1 July 2024

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The Court of Appeal in Export-Import Bank of Malaysia Berhad v Sun Holding (Sun Park Hotel) Co Ltd & Ors (Civil Appeal No: N-02(W)-579-04/2022) considered whether a counterclaim by a borrower against a financial institution for negligence under a facilities agreement governed by the law of the Lao People’s Democratic Republic (“Lao PDR”) attracted the application of the double actionability rule in determining if the claim was actionable.

The application of the double actionability rule would require the counterclaim to be actionable both under the law of Lao PDR as well as the law of Malaysia, being the jurisdiction where the action is brought. A plaintiff bringing an action for a tort occurring in a foreign country must show that the tort is (a) actionable as such by the laws of the forum, had the tort occurred within the forum court’s jurisdiction (“1st Limb”); and (b) also actionable by the laws of the foreign country where the tort is said to have occurred (“2nd Limb”).

This article provides an overview of the court’s decision.

Snapshot 

The case centres around the loan financing of USD14,000,000 granted by Export-Import Bank of Malaysia Berhad (“Lender”) to Sun Holding (Sun Park Hotel) Co Ltd (“Borrower”) for the development of a hotel and tourist complex in Lao PDR. The land designated for the development (“Secured Property”) and various properties in Malaysia were earmarked as security for the loan in favour of the Lender. The loan agreement was subsequently terminated as a result of default in September 2009, despite the restructuring of the loan and the provision of an additional loan.

In 2010, the Lender exercised its power of sale over the Secured Property and commenced claims against the Borrower and other guarantors in Malaysia for the outstanding amount owed under the loans.

The Borrower counterclaimed for breach of duty of care in respect of the Lender’s alleged undervalued disposal of the security for the loans.

Judgment of the High Court

The High Court, among other things, allowed the Borrower’s counterclaim and ordered a fresh valuation of the Secured Property to determine its market value so as to ascertain the direct loss caused by the Lender’s undervaluataion of the Secured Property at the time of sale.

The High Court applied English common law principles on negligence and duty of care, and in essence, assumed that the same principles of tort on duty of care existed under the law of Lao PDR.

Judgment of the Court of Appeal

On appeal by the Lender, the Court of Appeal observed the continued application in Malaysia of the double actionability rule affirmed in Boys v Chaplin [1971] AC 356 by virtue of section 3 of the Civil Law Act 1956.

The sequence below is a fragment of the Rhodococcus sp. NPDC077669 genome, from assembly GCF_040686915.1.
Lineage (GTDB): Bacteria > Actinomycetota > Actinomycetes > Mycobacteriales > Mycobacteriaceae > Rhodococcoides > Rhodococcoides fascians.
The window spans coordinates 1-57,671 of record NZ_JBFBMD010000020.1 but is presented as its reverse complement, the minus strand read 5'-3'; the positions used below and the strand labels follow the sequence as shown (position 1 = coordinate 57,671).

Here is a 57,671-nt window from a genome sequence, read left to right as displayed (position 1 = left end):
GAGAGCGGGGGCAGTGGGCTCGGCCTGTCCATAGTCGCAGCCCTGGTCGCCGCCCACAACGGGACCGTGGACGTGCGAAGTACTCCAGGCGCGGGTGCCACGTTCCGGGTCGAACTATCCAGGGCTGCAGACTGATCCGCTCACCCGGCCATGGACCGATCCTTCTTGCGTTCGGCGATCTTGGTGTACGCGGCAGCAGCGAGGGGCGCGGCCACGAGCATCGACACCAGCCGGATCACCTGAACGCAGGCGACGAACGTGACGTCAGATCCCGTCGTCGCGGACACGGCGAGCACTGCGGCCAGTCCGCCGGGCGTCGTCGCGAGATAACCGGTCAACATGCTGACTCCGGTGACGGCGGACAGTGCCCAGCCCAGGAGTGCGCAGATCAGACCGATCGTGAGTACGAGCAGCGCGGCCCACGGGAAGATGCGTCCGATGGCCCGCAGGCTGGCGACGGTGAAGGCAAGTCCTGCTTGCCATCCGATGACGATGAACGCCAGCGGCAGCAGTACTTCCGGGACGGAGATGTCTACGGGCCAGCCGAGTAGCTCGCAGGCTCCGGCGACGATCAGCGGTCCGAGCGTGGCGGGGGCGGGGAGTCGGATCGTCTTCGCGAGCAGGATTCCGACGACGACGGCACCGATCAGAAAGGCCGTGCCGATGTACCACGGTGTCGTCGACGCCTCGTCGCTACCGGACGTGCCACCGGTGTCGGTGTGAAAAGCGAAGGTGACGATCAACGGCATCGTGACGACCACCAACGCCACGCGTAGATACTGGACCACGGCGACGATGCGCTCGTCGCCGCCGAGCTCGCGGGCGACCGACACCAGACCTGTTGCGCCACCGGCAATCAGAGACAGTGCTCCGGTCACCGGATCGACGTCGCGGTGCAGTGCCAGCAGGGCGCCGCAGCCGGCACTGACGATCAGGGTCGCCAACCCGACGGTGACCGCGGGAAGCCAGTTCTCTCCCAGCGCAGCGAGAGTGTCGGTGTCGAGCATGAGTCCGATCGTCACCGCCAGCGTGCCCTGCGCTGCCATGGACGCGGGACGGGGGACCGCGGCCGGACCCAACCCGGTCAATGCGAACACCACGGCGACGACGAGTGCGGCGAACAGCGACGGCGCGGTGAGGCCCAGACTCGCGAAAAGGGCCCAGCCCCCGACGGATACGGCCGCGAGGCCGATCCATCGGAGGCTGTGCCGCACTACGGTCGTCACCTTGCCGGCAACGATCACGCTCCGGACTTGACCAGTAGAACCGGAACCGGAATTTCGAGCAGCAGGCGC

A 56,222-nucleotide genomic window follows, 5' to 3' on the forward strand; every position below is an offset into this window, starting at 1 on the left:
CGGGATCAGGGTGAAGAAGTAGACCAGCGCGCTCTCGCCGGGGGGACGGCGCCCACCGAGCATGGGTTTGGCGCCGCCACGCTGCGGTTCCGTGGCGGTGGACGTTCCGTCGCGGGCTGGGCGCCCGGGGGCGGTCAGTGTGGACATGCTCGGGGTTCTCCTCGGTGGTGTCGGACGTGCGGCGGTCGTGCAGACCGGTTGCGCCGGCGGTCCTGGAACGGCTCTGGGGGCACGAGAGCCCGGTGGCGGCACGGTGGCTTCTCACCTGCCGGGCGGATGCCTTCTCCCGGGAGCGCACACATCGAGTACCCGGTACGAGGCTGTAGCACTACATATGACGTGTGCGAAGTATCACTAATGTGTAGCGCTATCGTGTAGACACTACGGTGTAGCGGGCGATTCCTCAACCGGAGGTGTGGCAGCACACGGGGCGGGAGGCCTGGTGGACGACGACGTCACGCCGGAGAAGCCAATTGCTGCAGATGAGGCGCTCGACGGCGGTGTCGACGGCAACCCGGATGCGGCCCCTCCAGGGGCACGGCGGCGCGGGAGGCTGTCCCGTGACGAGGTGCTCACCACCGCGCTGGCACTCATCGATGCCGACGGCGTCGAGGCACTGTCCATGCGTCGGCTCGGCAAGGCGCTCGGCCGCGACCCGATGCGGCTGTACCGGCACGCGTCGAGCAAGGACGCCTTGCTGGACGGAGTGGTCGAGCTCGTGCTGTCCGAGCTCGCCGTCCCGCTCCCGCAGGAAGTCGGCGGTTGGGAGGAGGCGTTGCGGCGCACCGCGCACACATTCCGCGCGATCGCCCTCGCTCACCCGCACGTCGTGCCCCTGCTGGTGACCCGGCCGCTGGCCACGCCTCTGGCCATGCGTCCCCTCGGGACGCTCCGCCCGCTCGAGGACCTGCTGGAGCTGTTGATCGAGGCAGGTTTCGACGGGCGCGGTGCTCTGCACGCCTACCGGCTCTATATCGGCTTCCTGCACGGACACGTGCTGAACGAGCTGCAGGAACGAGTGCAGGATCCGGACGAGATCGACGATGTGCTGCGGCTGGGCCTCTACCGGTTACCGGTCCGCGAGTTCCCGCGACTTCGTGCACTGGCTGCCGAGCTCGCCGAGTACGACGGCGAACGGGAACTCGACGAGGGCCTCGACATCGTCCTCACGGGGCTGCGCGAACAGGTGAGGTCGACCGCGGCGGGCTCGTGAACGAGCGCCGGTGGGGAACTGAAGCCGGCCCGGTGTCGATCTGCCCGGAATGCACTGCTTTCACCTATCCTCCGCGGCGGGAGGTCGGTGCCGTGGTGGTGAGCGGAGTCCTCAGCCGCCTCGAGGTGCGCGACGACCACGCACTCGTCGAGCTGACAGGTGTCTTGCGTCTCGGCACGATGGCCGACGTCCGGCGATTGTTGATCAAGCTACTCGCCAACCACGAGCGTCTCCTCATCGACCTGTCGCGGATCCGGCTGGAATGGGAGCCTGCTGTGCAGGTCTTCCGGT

The court held that in pursuit of its counterclaim, the Borrower bore the duty of proving that its counterclaim was sustainable under the law of Lao PDR. The Borrower was observed to have failed to satisfy the double actionability rule as they had failed to lead evidence on the law of the tort of negligence under the law of Lao PDR during the High Court proceedings. The High Court’s decision was found to have been wrongly decided for not applying the law of Lao PDR as the applicable law, as the double actionability rule required the Borrower to establish that there was a duty of care on the part of the Lender under the law of Lao PDR.

The court also made the following observations:

  • There is no mandatory requirement for the Lender to plead that the applicable law is the law of Lao PDR under Order 18 rule 11 of the Rules of Court 2012.
  • The Borrower’s contention that Malaysian law is presumed to be the same as the law of Lao PDR (in the absence of proof to the contrary) was rejected. The court adopted the approach in Chan Kwan Fong & Anor v Chan Wah [1977] 1 MLJ 232 and held that the Borrower, as the plaintiff of its counterclaim, is required to establish the 2nd Limb of the double actionability rule, to show that the claim is also actionable under foreign law.
  • Notwithstanding that the issue on applicable law was neither put to witnesses nor argued during the trial before the High Court, the Court of Appeal could entertain the issue of a wrongly applied applicable law as a question of law on appeal, so as to rectify an erroneous order of the High Court.

Comment

This case firmly establishes that the double actionability rule continues to apply as a rule of jurisdiction and choice of law in Malaysia.

However, the court’s decision appears to have imposed an obligation on the plaintiff to establish the 2nd Limb of the double actionability rule in order to maintain an action in Malaysia for a tort that occurred in a foreign jurisdiction.

The double actionability rule exists primarily for the benefit of the defendant, whose burden it should be to raise the defence or objection and to prove the difference in the actionability of the tort under the laws of the forum court and the law of the place where the tort occurred.

The approach of the Court of Appeal may not be practicable as the double actionability rule is usually invoked as a defence or jurisdictional objection, and the defendant, in reliance of the defence or objection, is usually required by the rules of pleadings and evidence to establish that the tort is not actionable at the lex loci delicti (place where the tort occurred).

The court’s decision appears to depart from the conventional approach that a party relying on a fact of foreign law as a defence is required to plead and prove the same.

This article was prepared with the assistance of Senior Associate Melvin Ng.

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